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Tuesday, February 23, 2016

Introduced Plants Secret Weapon: Non-native Pests

Japanese beetles on milkweed
This nasty pest came to us courtesy of an innocent and beautiful Japanese iris
© Beatriz Moisset
Introduced plants have a dark side that we often ignore. I am not talking about plants that become invasive, but about some of the well behaved ones, the ones that never leave your garden or the park where they were first planted. Some plants bring a living cargo to this land and this cargo may turn out to be worse than we can imagine.

I will give a couple of examples, an iris plant brought to New Jersey about a hundred years ago and viburnum bushes also brought that long ago.

Hardly anybody remembers that innocent iris, but the grubs hiding among its roots are a well known pest that has been spreading steadily since its arrival. I am talking about the Japanese beetle.

Viburnum leaf beetle on arrowwood © Beatriz Moisset

The several introduced viburnums are handsome and well liked by gardeners. They are not known to cause any troubles. But a small leaf beetle is another story. This beetle was barely noticed for about eighty years. Entomologists acknowledged their presence a few times. It was associated with its host plant, the ornamental viburnums found in nurseries and gardens. Only in recent years it became a problem. We don’t know what the right combination of factors permitted these leaf beetles to jump to native viburnums and to prosper on them, on arrowwood in particular. But, once they discovered the native viburnums there was no stopping them. The nonnative viburnum leaf beetles have been spreading southward and westward and leaving behind ugly skeletons of the once healthy viburnums.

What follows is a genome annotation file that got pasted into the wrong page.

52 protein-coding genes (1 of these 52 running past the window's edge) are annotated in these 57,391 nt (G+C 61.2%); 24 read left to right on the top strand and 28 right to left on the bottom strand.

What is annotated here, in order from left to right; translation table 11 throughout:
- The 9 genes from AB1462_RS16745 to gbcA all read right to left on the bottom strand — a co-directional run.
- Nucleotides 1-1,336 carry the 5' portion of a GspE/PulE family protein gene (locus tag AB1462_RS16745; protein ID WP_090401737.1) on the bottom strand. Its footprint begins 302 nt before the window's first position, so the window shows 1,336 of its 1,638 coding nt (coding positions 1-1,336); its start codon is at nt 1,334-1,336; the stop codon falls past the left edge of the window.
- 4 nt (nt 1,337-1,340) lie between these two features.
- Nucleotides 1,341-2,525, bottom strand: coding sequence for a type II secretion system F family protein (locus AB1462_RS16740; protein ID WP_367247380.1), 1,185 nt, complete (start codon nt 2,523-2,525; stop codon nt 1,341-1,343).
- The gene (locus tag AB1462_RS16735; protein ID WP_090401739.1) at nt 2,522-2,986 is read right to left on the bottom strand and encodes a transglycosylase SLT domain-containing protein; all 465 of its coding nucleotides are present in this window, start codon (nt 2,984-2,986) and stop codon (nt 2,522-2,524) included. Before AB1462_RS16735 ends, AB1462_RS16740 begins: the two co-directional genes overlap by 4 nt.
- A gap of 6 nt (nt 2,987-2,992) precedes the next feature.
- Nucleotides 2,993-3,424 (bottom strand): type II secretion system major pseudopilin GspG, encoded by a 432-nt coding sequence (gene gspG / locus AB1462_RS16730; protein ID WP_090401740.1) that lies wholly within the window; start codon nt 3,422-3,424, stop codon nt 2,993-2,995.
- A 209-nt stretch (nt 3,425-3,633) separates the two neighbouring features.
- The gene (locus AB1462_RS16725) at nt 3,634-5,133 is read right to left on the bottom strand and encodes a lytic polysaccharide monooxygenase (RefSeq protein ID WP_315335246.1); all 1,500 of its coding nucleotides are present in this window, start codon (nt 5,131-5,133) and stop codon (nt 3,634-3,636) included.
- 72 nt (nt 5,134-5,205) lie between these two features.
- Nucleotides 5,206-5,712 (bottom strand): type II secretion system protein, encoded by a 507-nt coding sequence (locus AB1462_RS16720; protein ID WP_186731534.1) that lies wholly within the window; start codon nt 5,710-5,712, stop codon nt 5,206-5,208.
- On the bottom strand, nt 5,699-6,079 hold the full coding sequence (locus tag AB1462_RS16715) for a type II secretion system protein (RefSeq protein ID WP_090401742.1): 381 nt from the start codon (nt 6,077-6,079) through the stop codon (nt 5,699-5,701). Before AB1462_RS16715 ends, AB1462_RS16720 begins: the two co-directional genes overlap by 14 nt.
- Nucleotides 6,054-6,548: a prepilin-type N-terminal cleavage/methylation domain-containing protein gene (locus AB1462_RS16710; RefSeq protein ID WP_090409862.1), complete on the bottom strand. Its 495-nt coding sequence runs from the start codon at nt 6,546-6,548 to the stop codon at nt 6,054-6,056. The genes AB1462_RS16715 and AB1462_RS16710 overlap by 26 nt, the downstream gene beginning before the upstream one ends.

These two cases illustrate a couple of important points: 1) Introduced plants don’t need to be invasive to cause serious ecological damage. 2) Introduced pests can become invasive right away or they may take a long, long time. I often hear this argument: Oh! This plant isn’t invasive. Why shouldn’t I grow it in my garden? These examples should inspire caution toward introduced plants, even innocent looking ones.

Hemlock woolly adelgid, not just ugly; it kills trees
© Beatriz Moisset

If this isn’t enough cause for concern, let us take a look at a few other cases of pests or pathogens brought in by horticultural stock:

  • The American chestnut once represented 20% of the forest canopy in Eastern North America. It was pushed to the edge of extinction by the chestnut blight brought in along with Chinese chestnut trees.
  • Elms were afflicted with Dutch elm disease in a similar way.
  • The hemlock woolly adelgid, that feeds on the sap of hemlocks, spread with hemlock varieties transported to other territories.
  • Milkweeds are seriously affected by the oleander aphid. The plant that brought this pest is a handsome plant, oleander. This garden plant only grows in warmer climates in southern United States. But the bright yellow aphid has taken a ride on many species of milkweeds and it is widespread throughout the U.S. and Canada. No wonder monarch lovers loath it. Yet, some of them don’t hesitate to grow the non-native tropical milkweed and the butterfly bush.
Oleander aphid
Introduced with the plant, oleander
© Beatriz Moisset
In summary: “most nonnative insects and pathogens were introduced unintentionally as contaminants on nursery stock” (U.S. Congress. Office of Technology Assessment 1993). Introduced plants may be lovely and look quite innocent. If they don’t behave in an invasive manner we may be lulled into thinking that they are safe to grow in our gardens. However, we must remember the formidable hidden weapons some of them carry and think twice before planting them.

© 2015. Beatriz Moisset. First published in Native Plants and Wildlife Gardens.